My calendar for the coming week looks strange: There isn’t a single work appointment on it. I plan to celebrate that by not shaving tomorrow.

12/10/2018: Congress will grill Google’s CEO this week — here’s what to expect, Yahoo Finance

The House Judiciary Committee–in particular, certain of its Republican members–obliged me by living up so completely to this preview of Google chief executive Sundar Pichai’s Tuesday appearance there.

12/10/2018: Microsoft is asking the government to regulate the company’s facial recognition tech, Yahoo Finance

Microsoft president Brad Smith came to the Brookings Institution last week to make an unusual plea: Please regulate us before we get dragged into a race to the bottom with ethically-unbounded vendors of facial-recognition technology.

12/13/2018: Google Maps will now help you find Lime scooters, Yahoo Finance

I got an advance on this news from one of Lime’s publicists; by itself, this new feature isn’t a huge development, but covering it allowed me to discuss broader failings in both Google and Apple’s navigation software.

12/13/2018: On privacy, Google CEO’s congressional hearing comes up short, The Parallax

I wrote about several security and privacy questions that should have been asked during Pichai’s grilling but never came up. The single worst omission: Not a single representative even mentioned the name of a non-Google search engine.

12/14/2018: Primer: How to lock your online accounts with a security key, The Parallax

I’ve had the idea of an explainer about “U2F” security keys on my to-do list for a while. In the time it took for me to sell the piece, Microsoft and Apple finally began moving to support this particularly secure two-step verification option.

12/16/2018: Post-Dispatch, Tribune haven’t caught up with EU rules, Gateway Journalism Review

My former Washington Post colleague Jackie Spinner wrote about how the sites of some U.S. newspapers continue to block European readers instead of complying with the European Union’s General Data Protection Regulation. She gave me a chance to critique this self-defeating practice–I’d earlier griped about it in a Facebook comments thread with her–and I was happy to give her few quotes.

Weekly output: Senate privacy hearings (x2), a split Internet, Chrome vs. Flash, cord cutting, D.C. tech, Chrome sync, Facebook hack

The last few days of Brett Kavanaugh drama in the Senate really took a hammer to my productivity. Yours too, I’m sure.

9/24/2018: What to expect when Apple, Amazon, and Google get grilled in Congress this week, Yahoo Finance

This was what you saw me talk about the previous Friday on Yahoo Finance’s Midday Movers show. One point I wish I’d made in this post: the absence of customer voices in this hearing.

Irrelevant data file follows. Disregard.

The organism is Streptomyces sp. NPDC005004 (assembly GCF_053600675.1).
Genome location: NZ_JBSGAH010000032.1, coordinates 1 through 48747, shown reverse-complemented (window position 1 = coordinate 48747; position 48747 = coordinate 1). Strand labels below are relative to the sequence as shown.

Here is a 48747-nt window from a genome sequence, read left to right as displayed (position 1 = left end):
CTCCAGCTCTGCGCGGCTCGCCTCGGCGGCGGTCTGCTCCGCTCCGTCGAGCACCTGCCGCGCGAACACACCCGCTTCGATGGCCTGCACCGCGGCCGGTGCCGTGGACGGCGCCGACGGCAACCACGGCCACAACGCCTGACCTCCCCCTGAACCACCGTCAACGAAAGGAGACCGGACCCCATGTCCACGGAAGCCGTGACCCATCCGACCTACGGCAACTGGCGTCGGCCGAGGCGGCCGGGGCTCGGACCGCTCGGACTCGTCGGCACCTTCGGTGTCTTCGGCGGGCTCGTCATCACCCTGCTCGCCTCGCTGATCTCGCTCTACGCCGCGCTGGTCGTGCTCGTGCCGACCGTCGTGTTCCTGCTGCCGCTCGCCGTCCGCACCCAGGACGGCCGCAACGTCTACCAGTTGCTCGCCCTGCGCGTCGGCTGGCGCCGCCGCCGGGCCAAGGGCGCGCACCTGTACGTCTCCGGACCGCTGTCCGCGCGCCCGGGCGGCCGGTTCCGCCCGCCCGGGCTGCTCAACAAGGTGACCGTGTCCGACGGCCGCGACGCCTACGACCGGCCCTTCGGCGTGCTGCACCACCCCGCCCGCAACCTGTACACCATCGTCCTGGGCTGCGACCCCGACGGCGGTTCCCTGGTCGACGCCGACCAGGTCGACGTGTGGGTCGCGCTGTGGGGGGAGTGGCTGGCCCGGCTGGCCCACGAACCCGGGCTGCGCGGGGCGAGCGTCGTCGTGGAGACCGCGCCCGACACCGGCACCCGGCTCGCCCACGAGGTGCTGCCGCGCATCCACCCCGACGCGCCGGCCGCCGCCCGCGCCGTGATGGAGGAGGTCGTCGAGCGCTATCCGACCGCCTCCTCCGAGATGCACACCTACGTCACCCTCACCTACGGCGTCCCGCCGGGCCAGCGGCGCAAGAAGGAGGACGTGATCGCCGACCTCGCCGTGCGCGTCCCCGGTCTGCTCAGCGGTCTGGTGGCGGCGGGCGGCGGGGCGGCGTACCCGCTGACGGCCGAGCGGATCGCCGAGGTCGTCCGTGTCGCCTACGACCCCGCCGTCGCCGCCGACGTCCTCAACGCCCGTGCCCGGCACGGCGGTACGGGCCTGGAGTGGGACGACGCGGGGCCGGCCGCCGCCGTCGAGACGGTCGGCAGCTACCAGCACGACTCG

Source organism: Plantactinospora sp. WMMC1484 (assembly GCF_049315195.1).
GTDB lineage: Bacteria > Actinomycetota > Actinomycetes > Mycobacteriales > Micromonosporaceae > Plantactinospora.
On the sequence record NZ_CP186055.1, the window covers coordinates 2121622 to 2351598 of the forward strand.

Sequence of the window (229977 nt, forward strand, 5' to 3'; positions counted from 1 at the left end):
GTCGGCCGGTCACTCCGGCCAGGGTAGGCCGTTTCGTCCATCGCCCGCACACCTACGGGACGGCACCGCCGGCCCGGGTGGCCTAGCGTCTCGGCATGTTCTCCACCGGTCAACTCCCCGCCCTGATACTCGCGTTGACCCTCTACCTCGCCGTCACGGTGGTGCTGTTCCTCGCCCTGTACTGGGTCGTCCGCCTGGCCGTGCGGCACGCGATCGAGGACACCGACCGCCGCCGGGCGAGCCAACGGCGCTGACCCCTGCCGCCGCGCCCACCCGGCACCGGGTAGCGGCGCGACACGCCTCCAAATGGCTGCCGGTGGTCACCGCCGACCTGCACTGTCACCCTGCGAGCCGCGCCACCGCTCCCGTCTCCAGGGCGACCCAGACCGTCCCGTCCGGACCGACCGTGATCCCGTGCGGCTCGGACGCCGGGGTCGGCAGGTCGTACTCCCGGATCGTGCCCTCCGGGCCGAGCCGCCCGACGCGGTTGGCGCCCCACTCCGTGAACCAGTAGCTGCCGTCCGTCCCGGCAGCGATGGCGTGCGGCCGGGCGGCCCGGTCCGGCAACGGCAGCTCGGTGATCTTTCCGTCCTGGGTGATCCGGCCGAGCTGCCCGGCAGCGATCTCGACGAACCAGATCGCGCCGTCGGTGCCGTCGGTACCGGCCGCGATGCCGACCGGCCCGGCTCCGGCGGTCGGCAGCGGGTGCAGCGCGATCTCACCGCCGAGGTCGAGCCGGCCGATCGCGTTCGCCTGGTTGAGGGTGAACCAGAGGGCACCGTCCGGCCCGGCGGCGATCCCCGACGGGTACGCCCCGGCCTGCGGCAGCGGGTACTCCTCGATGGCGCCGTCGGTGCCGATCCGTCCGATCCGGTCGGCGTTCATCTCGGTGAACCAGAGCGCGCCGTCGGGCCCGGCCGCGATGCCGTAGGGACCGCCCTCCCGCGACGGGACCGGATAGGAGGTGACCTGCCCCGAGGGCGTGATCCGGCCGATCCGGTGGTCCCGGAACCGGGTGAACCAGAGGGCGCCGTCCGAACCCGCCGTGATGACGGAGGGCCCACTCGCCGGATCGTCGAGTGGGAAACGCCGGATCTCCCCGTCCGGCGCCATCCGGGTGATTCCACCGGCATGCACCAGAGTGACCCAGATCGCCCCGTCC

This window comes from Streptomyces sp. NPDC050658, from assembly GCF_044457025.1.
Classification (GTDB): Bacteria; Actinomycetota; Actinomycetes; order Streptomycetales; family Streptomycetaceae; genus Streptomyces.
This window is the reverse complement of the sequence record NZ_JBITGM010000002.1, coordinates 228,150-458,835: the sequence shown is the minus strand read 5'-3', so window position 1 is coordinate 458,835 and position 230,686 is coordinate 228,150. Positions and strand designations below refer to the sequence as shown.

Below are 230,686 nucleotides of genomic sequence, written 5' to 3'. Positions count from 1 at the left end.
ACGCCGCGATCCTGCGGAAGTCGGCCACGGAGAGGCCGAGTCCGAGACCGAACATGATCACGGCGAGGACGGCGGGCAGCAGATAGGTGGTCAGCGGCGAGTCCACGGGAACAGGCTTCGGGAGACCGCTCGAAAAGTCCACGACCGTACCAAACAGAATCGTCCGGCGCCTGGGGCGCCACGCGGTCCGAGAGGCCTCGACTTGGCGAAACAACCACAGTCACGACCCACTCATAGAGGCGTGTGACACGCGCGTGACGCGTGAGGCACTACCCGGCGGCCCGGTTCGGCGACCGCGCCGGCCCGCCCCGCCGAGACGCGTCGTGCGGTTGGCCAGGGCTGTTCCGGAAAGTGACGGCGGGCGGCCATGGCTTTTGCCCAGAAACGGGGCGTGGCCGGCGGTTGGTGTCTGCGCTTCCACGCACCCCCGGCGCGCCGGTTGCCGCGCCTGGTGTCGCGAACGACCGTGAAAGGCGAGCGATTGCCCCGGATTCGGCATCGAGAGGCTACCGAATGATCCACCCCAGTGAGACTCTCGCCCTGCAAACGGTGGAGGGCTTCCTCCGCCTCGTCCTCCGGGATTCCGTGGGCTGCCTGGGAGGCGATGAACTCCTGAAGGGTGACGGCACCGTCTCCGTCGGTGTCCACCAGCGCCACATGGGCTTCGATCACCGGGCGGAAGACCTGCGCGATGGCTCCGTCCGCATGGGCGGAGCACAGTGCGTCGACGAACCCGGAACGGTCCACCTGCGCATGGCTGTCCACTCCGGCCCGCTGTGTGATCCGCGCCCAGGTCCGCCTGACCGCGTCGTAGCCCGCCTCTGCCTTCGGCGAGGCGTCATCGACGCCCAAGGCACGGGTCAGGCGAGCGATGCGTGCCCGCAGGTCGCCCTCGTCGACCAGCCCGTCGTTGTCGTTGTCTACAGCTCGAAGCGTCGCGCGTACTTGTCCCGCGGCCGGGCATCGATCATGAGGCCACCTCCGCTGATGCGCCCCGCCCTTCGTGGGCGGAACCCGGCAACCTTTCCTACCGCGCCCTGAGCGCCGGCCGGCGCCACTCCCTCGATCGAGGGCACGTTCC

9/24/2018: China’s Internet, Al Jazeera

I come on at about the 5:30 mark in the linked video to discuss remarks by former Google CEO Eric Schmidt that China’s increasingly-tight control of the Internet inside its borders means we’re now dealing with two Internets.

9/24/2018: Google’s latest Chrome update tightens the locks on Adobe Flash, USA Today

With Chrome now making it harder than ever to run Flash content, I checked in with two Flash holdouts: Intuit’s Mint.com, which requires it to view stock charts, and United Airlines’ “personal device entertainment” inflight service, which demands it to stream most TV shows and movies to a browser.

9/25/2018: Your wireless carrier may stop you from dumping cable TV, Yahoo Finance

I got an advance look at two studies that came out Tuesday: one looking at cord cutters’ motivations, another at how reliably wireless carriers deliver streaming video. The second provided important context to complaints cited in the first, so I wrote up both in this post.

9/26/2018: Are you ready for the spotlight?, DC Startup Week

SilverStrategy founder Tara Silver quizzed me, Technical.ly DC‘s Michelai Graham, and DC Inno’s Kieran McQuilkin about how startups try to get media attention, the state of the D.C.-tech scene, and this region’s odds of landing Amazon’s second headquarters. Update, 10/8: The organizers posted video of our panel to their Facebook page.

9/27/2018: Why now is a good time to reconsider browser-sync options on Google Chrome, USA Today

The latest Chrome release’s barely-documented switch to logging you into the browser if you log into any Google sites both upset some information-security types and gave me an opportunity to write this post, reminding readers that you can add a sync password to stop Google from monitoring and monetizing your Web activity and that Mozilla Firefox’s own Web-activity synchronization comes encrypted end-to-end.